Homeowners who pay a contractor for construction work, including landscaping, may be held financially liable if the contractor fails to pay the subcontractors and material supply companies who also worked or provided product for your project. According to California law, subcontractors and material suppliers who are not paid by the contractor are able to record a mechanics lien on the owner’s home. The general contractor (direct contractor) also has the right to record a mechanics lien on the property if they are not paid by the homeowner. The worst case scenario is that a person’s home could be put up for auction by failing to make sure all contractors are paid for work performed on the owner’s property.
The mechanics lien law ensures, protects and secures payment to those who have supplied labor or materials that improve the property. Since a person’s home is considered collateral against all transactions, mechanics liens can be recorded against it.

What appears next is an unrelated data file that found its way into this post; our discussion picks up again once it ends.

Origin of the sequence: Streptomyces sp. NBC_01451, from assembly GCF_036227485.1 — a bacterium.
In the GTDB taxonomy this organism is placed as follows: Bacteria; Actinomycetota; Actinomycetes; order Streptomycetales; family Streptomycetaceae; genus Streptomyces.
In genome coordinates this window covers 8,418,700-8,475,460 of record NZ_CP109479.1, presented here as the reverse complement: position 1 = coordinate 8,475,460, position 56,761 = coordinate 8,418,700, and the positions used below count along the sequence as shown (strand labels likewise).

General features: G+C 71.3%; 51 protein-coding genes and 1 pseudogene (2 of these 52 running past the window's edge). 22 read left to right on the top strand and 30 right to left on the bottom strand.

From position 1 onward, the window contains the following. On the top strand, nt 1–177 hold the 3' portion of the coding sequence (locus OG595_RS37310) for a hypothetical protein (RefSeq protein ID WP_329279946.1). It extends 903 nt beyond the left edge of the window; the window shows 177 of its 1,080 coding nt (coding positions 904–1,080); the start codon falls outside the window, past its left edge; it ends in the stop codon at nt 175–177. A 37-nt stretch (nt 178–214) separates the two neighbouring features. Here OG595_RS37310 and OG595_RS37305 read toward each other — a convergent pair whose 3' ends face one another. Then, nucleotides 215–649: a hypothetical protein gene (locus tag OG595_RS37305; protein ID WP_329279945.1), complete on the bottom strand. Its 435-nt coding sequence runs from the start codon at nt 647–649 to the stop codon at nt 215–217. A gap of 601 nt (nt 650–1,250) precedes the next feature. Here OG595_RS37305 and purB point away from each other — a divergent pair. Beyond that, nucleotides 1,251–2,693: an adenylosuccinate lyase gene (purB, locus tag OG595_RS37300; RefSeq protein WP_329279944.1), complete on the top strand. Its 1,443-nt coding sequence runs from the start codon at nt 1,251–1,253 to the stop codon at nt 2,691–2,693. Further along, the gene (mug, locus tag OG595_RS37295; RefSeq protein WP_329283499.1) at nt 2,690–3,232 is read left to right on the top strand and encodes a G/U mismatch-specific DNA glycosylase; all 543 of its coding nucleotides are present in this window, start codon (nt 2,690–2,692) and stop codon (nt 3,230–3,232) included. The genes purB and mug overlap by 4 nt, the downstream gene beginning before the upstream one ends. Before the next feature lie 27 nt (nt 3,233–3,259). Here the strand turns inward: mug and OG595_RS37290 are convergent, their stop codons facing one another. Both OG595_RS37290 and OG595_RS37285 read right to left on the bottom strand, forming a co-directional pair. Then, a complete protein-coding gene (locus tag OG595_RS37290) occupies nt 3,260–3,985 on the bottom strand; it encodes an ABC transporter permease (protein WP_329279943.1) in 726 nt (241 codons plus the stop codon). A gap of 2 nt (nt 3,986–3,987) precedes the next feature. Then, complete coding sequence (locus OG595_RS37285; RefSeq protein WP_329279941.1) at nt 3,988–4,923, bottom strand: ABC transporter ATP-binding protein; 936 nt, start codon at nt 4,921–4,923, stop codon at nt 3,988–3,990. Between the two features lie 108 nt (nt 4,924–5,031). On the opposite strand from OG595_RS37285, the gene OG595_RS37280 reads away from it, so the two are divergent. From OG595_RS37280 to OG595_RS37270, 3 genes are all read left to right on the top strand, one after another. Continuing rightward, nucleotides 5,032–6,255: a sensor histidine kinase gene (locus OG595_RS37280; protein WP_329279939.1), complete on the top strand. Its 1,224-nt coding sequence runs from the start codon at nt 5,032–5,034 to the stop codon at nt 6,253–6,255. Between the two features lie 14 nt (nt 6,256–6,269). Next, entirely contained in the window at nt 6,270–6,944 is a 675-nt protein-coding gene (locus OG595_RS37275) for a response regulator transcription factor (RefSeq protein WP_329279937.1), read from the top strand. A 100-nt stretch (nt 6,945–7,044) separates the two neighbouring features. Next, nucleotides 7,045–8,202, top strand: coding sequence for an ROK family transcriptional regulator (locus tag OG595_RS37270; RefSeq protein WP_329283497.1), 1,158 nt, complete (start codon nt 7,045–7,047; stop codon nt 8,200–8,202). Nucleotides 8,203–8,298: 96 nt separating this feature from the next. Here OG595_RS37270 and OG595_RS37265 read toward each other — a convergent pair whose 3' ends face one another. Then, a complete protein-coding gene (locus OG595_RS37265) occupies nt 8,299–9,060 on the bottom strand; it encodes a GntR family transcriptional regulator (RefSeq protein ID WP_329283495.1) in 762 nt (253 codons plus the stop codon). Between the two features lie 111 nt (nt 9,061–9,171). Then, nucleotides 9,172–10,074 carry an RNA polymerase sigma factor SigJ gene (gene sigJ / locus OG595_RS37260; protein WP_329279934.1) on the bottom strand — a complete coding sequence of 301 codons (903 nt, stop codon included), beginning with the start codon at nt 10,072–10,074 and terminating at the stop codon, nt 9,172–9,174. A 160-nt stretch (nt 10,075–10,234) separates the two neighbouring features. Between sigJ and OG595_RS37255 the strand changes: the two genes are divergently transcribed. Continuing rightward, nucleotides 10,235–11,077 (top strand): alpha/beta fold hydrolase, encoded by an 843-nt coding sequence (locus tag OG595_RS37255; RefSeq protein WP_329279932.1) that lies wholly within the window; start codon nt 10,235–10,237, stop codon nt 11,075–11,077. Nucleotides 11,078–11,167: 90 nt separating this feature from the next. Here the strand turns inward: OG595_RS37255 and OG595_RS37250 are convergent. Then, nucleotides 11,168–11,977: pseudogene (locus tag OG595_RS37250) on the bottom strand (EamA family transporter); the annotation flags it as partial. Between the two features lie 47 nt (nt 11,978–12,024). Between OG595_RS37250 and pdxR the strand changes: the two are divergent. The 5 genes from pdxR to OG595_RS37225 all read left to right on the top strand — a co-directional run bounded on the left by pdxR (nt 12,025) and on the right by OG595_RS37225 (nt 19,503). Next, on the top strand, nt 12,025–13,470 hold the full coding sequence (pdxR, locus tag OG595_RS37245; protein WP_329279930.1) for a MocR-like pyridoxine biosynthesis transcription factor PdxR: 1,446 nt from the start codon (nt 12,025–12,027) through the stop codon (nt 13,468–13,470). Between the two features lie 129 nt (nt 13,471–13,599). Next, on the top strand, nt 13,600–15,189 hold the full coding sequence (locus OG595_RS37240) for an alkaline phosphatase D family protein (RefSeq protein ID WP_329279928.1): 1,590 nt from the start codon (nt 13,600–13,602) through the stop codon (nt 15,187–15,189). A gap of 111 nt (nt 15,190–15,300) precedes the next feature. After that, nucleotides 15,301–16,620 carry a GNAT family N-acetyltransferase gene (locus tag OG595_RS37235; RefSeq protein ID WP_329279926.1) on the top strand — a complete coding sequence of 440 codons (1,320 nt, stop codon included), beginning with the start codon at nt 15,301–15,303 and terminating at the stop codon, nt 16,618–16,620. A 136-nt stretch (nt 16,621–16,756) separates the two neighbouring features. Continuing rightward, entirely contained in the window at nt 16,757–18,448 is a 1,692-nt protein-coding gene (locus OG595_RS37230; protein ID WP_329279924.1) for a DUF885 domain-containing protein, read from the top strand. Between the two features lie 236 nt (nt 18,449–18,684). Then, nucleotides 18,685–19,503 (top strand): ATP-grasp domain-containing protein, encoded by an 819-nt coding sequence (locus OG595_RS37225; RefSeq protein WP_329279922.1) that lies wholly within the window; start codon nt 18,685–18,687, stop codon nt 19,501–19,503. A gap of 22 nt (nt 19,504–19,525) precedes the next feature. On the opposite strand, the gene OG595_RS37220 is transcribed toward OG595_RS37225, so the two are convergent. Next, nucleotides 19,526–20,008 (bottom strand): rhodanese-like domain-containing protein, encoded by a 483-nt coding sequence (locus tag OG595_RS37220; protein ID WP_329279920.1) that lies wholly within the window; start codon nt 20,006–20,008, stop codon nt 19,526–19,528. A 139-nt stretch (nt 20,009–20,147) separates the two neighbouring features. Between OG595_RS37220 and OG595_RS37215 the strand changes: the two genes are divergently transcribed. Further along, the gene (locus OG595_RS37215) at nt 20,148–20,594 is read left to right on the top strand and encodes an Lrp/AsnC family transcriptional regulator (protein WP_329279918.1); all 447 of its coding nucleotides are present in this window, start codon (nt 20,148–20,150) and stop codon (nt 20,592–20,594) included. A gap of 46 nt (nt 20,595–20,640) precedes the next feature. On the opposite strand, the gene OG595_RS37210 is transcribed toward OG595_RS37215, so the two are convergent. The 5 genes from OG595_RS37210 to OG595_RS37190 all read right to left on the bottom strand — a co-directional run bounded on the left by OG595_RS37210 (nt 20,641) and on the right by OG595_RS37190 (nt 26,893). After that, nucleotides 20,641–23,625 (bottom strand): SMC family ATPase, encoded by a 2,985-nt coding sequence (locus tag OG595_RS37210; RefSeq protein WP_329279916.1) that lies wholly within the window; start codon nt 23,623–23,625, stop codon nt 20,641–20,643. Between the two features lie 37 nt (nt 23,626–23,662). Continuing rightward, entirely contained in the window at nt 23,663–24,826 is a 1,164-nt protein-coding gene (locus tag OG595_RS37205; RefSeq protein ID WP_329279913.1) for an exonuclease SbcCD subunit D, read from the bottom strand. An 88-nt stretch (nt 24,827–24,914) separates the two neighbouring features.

Homeowners often are stunned when they find out that although they paid the direct contractor in full, they may still end up owing subcontractors/material suppliers. Fortunately for the subcontractor/material supplier, it appears that lien laws favor those who provide labor or materials to an improvement project rather than the unfortunate possibility of homeowners having to pay “twice” for the same work.
A homeowner should consult with a California construction law attorney before entering into a contract for repairs or improvements to their property.
Although there are several ways for homeowner(s) to prevent or protect themselves from a mechanics lien being recorded against their property, the primary concern should be to hire a reputable and California-licensed contractor with sound experience and integrity. The status of a contractor’s license can be verified with the Contractors State License Board (CSLB).